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Columns

  • Going With the Flo: Are you ready to say enough is enough?

    An immigrant in our country illegally is charged with murdering Mollie Tibbetts!

    This may be old news to some, but not to her family or those who fear that they could be next.

    Politicians protect those living in our country illegally, blocking our president’s every attempt to build a wall. They are working against U.S. Immigration and Customs Enforcement, exposing Americans to the same fate as Mollie.

    How many more deaths will it take?

  • A View From Lick Skillet: Recent national news prompts commentary

    The death of Senator John Sydney McCain, of Arizona, has dominated the news over the last few days, and naturally such an event has prompted the old curmudgeon into random thoughts inspired by that sad event.

    § First there is the question as to whether McCain’s passing will eventually mark the passing of the Grand Old Party, for he was one of the few who still made efforts to maintain the old standards of the Republican Party, even against the assaults of the new born Trump Party.

  • Glimpses From a Teacher Historian: Matters of identity deeper than politics

    By Mark Banker

    Even as more sensational matters have gained our attention, events of August 2018 remind us that race remains a key issue in our United States.

    In the two weeks since I penned a column about Mrs. Gertrude Porter and the integration of Roane County’s public schools, we became better acquainted with Omarosa Manigault Neuman, mourned the passing of Aretha Franklin, and soberly recalled events that unfolded in Charlottesville a year ago.

  • Going With the Flo: Time for Americans to be accountable for officials

    By Flo Charles

    Many Americans and Christians have ignored their responsibility and accountability for elected officials who make unwise, immoral decisions. We, the citizens, placed them in office!

    Deuteronomy 16:18-20 admonished us to elect leaders who would uphold justice, be completely impartial, and avoid even the temptation of bribes.

    Being responsible for the condition of our nation, we share the guilt and consequences of poor leadership — even if we failed to vote.

  • A View From Lick Skillet: Don’t build a wall. Send in the Marines!

    Gentle reader, as the sun slowly repositions itself southward, it seems timely to bring up a couple of items that we have intended to mention for some time concerning the area of the planet south of us that has given rise to problems and headlines for some time now.

  • Guest column: Harriman women vital to suffrage movement

    By Patricia Pierce

    It was 98 years ago this weekend that women’s right to vote became law.

    In a long, hard-fought battle of 72 years, 27 million women in the United State in 1920 won the right to vote by an action taken by Tennessee.

    On Aug. 26, 1920, Tennessee was the 36th state to ratify the 19th Amendment, which was the required number of states at the time for the Amendment to become law.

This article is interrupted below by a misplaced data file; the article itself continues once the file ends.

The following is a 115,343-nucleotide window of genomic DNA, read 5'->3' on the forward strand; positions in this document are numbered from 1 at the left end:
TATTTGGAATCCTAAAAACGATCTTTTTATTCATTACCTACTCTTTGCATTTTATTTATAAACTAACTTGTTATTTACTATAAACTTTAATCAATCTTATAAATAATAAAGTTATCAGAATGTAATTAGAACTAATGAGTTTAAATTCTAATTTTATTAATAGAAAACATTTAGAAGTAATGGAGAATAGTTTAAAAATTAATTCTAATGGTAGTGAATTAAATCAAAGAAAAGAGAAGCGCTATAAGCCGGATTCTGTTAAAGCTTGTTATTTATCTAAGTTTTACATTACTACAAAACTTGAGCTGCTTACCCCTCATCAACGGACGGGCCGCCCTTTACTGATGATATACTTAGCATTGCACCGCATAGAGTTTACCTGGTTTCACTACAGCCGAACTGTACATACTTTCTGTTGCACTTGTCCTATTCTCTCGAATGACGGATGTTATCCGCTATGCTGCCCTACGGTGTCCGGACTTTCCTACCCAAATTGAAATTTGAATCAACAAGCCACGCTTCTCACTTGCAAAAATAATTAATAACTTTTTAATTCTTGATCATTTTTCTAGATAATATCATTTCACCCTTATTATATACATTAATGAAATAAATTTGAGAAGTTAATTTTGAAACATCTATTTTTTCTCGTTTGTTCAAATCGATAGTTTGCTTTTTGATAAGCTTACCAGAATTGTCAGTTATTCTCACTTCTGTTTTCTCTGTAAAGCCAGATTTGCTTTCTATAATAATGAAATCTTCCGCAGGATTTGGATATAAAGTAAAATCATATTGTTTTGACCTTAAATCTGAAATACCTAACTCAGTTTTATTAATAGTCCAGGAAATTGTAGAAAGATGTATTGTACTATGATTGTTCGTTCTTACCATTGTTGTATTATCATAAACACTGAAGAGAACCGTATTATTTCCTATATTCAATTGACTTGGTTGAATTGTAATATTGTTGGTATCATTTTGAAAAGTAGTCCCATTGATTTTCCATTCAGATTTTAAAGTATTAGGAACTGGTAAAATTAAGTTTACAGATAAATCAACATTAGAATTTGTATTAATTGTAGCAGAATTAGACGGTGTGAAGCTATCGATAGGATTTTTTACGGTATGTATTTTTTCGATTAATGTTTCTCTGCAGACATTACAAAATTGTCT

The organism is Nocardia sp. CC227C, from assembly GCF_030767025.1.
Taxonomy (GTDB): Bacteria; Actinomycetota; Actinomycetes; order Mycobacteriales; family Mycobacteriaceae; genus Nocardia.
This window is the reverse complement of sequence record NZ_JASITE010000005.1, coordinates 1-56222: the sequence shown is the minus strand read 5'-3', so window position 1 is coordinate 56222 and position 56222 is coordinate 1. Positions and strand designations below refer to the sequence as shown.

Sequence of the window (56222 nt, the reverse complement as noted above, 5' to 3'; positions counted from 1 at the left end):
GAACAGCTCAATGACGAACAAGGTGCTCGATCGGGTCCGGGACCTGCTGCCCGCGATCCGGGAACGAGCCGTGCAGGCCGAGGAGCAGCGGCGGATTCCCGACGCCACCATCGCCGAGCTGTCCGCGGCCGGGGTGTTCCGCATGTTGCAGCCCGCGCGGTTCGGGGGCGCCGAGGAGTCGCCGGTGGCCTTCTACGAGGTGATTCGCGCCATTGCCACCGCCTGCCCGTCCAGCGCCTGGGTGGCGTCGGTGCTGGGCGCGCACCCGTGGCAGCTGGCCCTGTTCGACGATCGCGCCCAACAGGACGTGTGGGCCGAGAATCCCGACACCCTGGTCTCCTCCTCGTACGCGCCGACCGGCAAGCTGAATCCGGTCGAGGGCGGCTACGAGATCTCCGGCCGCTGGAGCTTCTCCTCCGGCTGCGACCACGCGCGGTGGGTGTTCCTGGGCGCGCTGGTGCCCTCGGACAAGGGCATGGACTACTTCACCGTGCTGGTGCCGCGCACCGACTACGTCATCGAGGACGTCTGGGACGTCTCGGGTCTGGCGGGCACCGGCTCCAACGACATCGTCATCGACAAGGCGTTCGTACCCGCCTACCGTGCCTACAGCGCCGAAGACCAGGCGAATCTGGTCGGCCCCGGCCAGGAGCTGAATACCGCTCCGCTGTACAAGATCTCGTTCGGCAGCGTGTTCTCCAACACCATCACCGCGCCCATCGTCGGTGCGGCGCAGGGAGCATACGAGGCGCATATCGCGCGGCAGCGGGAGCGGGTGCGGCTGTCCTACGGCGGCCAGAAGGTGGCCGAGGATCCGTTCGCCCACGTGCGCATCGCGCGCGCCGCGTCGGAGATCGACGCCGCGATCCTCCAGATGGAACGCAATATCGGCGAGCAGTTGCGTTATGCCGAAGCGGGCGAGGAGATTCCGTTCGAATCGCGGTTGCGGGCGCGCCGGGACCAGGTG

Unfortunately, this is a part of Tennessee’s and the United States’ history that far too many people aren’t aware of.

  • Guest column: We need new way to adopt Public Records Act exemptions

    By Deborah Fisher

    A new legislative committee — the Joint Open Records Ad Hoc Committee — held its first meeting last week in an ambitious effort to come to terms with the growing number of exemptions to the public records act.

    Under the law, government records are open to the public unless they are “exempted” by state law.

  • Inside the First Amendment: Free press NOT enemy of the people

    By GENE POLICINSKI

    As plainly and clearly as one can say or write this:

    Journalism and journalists are not “enemies of the people.”

    A free press brings us the news of the day, from weather to Wall Street, and when done properly functions as a “watchdog on government.” The public expects that first part, and the First Amendment — on behalf of all of us — protects that last part.

  • Going With the Flo: Violence, murder makes us less sensitive to human life

    The more our society feasts on violence and murder, the less sensitive it is to human life.

    We’ve become so desensitized that abortion is at epidemic proportions.

    “I feel that the greatest destroyer of peace today is abortion, because it is a war against the child, a direct killing of the innocent child, murder by the mother herself and if we can accept that a mother can kill her own child, how can we tell others not to kill one another?” (Mother Teresa)

  • Music and Melons to be Sunday

    Harriman Lions Club and Babahatchie Community Band’s annual Music and Melons free concert will start at 3 p.m. Sunday.

    The concert will be in the gazebo of David Webb Riverfront Park, Harriman. Harriman Lions Club will provide free watermelon.

    Americana musical selections include compositions of Richard Rodgers, Simon and Garfunkel, Neil Diamond and Alan Bergman.